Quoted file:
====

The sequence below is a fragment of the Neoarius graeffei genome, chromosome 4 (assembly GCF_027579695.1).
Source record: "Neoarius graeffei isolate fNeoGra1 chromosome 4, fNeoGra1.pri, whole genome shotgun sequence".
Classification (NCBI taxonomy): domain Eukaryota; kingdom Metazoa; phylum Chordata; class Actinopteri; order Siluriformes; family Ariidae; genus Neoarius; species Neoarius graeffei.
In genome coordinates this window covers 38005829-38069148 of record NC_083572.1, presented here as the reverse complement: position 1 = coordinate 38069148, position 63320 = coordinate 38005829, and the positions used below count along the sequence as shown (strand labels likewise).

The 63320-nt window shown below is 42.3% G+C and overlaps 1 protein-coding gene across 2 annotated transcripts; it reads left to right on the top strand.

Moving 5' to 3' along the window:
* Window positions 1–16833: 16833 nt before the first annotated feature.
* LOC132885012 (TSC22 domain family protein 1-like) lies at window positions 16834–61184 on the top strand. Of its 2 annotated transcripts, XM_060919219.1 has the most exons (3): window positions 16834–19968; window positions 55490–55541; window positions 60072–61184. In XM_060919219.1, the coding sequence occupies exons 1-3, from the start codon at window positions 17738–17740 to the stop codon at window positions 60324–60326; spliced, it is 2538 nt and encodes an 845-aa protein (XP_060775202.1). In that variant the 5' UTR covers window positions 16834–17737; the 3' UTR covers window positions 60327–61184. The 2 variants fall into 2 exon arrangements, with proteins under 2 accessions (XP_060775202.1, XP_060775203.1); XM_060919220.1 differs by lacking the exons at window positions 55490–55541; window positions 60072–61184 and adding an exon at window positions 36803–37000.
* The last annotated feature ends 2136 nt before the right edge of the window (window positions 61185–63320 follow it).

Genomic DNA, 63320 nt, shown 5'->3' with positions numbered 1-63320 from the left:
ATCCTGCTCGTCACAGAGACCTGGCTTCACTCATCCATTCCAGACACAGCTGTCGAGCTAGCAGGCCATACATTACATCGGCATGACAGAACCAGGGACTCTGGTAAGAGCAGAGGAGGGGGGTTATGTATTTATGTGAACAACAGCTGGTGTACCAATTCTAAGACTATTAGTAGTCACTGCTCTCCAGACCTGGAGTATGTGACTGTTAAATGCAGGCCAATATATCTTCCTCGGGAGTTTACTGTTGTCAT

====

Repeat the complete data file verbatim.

The sequence below is a fragment of the Neoarius graeffei genome, chromosome 4 (assembly GCF_027579695.1).
Source record: "Neoarius graeffei isolate fNeoGra1 chromosome 4, fNeoGra1.pri, whole genome shotgun sequence".
Classification (NCBI taxonomy): domain Eukaryota; kingdom Metazoa; phylum Chordata; class Actinopteri; order Siluriformes; family Ariidae; genus Neoarius; species Neoarius graeffei.
In genome coordinates this window covers 38005829-38069148 of record NC_083572.1, presented here as the reverse complement: position 1 = coordinate 38069148, position 63320 = coordinate 38005829, and the positions used below count along the sequence as shown (strand labels likewise).

The 63320-nt window shown below is 42.3% G+C and overlaps 1 protein-coding gene across 2 annotated transcripts; it reads left to right on the top strand.

Moving 5' to 3' along the window:
* Window positions 1–16833: 16833 nt before the first annotated feature.
* LOC132885012 (TSC22 domain family protein 1-like) lies at window positions 16834–61184 on the top strand. Of its 2 annotated transcripts, XM_060919219.1 has the most exons (3): window positions 16834–19968; window positions 55490–55541; window positions 60072–61184. In XM_060919219.1, the coding sequence occupies exons 1-3, from the start codon at window positions 17738–17740 to the stop codon at window positions 60324–60326; spliced, it is 2538 nt and encodes an 845-aa protein (XP_060775202.1). In that variant the 5' UTR covers window positions 16834–17737; the 3' UTR covers window positions 60327–61184. The 2 variants fall into 2 exon arrangements, with proteins under 2 accessions (XP_060775202.1, XP_060775203.1); XM_060919220.1 differs by lacking the exons at window positions 55490–55541; window positions 60072–61184 and adding an exon at window positions 36803–37000.
* The last annotated feature ends 2136 nt before the right edge of the window (window positions 61185–63320 follow it).

Genomic DNA, 63320 nt, shown 5'->3' with positions numbered 1-63320 from the left:
ATCCTGCTCGTCACAGAGACCTGGCTTCACTCATCCATTCCAGACACAGCTGTCGAGCTAGCAGGCCATACATTACATCGGCATGACAGAACCAGGGACTCTGGTAAGAGCAGAGGAGGGGGGTTATGTATTTATGTGAACAACAGCTGGTGTACCAATTCTAAGACTATTAGTAGTCACTGCTCTCCAGACCTGGAGTATGTGACTGTTAAATGCAGGCCAATATATCTTCCTCGGGAGTTTACTGTTGTCAT